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NTSB releases drowsy driving alert for teens.

According to the Centers for Disease Control and Prevention, motor vehicle crashes are the leading cause of death for teens in the United States. Further, recent research by the AAA Foundation for Traffic Safety shows that one in five fatal crashes involves a drowsy driver. Other research shows that drivers between the ages of 16 and 24 are at the greatest risk of being involved in a drowsy driving crash.

To call attention to the risks posed by driving drowsy, the National Transportation Safety Board (NTSB) recently released a safety alert, Drowsy Driving Among Young Drivers. The alert underscores the problem, shares the latest statistics, and offers recommendations to minimize the risks.

According to a recent AAA Foundation study, many drivers who understood the risks of drowsy driving admitted they had, nonetheless, driven while fatigued. Specifically, the AAA survey found that 96 percent of drivers see drowsy driving as a serious threat and a completely unacceptable behavior; however, among that same group, 3 in 10 admitted to driving when they were so tired that they had a hard time keeping their eyes open.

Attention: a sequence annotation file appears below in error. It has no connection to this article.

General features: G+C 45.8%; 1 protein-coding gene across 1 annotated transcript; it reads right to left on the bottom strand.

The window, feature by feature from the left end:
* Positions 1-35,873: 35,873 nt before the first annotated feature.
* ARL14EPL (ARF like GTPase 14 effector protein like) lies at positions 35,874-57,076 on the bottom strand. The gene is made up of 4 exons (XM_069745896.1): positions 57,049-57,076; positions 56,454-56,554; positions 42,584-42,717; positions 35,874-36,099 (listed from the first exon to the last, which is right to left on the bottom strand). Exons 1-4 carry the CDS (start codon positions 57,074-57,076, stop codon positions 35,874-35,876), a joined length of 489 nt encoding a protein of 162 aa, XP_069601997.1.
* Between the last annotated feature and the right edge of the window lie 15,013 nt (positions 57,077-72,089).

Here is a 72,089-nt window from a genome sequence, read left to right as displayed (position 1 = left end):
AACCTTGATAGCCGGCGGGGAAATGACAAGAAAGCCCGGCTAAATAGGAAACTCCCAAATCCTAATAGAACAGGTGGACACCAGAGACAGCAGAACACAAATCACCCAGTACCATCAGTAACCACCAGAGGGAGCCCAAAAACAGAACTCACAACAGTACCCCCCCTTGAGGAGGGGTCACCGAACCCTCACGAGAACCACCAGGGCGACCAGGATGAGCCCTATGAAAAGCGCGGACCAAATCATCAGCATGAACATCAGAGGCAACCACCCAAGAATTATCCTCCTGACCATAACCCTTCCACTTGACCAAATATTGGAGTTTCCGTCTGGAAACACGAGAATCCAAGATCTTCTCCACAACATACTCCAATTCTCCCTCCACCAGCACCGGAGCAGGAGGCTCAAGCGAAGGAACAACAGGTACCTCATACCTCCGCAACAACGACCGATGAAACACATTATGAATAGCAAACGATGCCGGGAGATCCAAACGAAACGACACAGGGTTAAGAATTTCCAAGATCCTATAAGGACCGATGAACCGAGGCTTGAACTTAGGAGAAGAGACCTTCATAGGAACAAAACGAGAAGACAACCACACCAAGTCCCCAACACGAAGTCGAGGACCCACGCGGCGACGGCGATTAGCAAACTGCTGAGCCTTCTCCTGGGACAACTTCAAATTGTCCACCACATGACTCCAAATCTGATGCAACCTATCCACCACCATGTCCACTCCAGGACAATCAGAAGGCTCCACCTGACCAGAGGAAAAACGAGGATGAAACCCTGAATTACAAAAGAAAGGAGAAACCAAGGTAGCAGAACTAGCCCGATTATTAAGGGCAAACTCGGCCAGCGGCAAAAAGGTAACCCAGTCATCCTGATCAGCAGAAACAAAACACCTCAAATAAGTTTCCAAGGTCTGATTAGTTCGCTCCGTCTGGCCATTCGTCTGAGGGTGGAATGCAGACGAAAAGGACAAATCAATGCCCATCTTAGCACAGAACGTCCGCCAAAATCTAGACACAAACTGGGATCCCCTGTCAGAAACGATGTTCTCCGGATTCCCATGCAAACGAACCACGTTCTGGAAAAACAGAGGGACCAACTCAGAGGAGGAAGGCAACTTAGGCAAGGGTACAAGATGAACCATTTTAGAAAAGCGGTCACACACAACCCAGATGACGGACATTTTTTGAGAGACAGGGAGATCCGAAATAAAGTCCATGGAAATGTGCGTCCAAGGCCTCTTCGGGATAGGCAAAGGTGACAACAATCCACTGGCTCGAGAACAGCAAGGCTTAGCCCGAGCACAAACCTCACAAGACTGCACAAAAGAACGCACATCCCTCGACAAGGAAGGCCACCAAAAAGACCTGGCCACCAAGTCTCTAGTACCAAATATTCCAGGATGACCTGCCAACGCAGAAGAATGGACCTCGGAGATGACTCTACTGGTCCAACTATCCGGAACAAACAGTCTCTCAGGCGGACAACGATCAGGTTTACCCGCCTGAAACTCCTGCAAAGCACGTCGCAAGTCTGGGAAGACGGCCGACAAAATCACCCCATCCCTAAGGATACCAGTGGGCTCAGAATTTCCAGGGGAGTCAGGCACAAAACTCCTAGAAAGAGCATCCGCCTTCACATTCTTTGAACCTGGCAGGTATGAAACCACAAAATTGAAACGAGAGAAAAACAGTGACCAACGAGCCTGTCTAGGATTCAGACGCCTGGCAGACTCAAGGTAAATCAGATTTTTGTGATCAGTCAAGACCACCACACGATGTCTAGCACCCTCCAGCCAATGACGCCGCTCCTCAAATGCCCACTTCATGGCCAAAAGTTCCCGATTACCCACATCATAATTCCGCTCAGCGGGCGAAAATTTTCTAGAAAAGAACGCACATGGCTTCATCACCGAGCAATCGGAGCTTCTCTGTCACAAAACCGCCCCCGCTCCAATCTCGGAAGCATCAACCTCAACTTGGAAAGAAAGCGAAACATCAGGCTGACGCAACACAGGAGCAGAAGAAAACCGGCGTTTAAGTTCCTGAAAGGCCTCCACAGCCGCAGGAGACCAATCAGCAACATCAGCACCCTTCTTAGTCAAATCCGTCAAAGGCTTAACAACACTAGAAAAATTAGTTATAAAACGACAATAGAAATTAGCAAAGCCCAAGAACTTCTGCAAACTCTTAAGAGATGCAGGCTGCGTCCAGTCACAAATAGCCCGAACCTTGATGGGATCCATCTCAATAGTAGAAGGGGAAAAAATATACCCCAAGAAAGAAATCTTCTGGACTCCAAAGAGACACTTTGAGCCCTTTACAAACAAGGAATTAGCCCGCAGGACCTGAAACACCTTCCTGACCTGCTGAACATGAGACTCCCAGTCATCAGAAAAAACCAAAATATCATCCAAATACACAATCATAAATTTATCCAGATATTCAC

Lack of sleep slows reaction time and makes drivers more susceptible to forgetting or overlooking important tasks. A few seconds is all it takes to drift out of the lane or to miss a stopped vehicle on the road ahead. Individuals can take steps to help avoid the risks by making sleep a priority and avoiding driving late at night and early in the morning.

For more information, visit www.ntsb.gov/safety/safety-alerts/Documents/SA_061.pdf

NTSB

Caption: The teenage driver of this wrecked car crossed the median and collided with a freight truck in Robstown, TX, in March 2016. The NTSB investigated and determined that the probable cause of the crash was "the loss of control by the driver of the [car], due to inattention resulting from fatigue."

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Title Annotation:Public Information and Information Exchange
Publication:Public Roads
Date:Jul 1, 2017
Words:314
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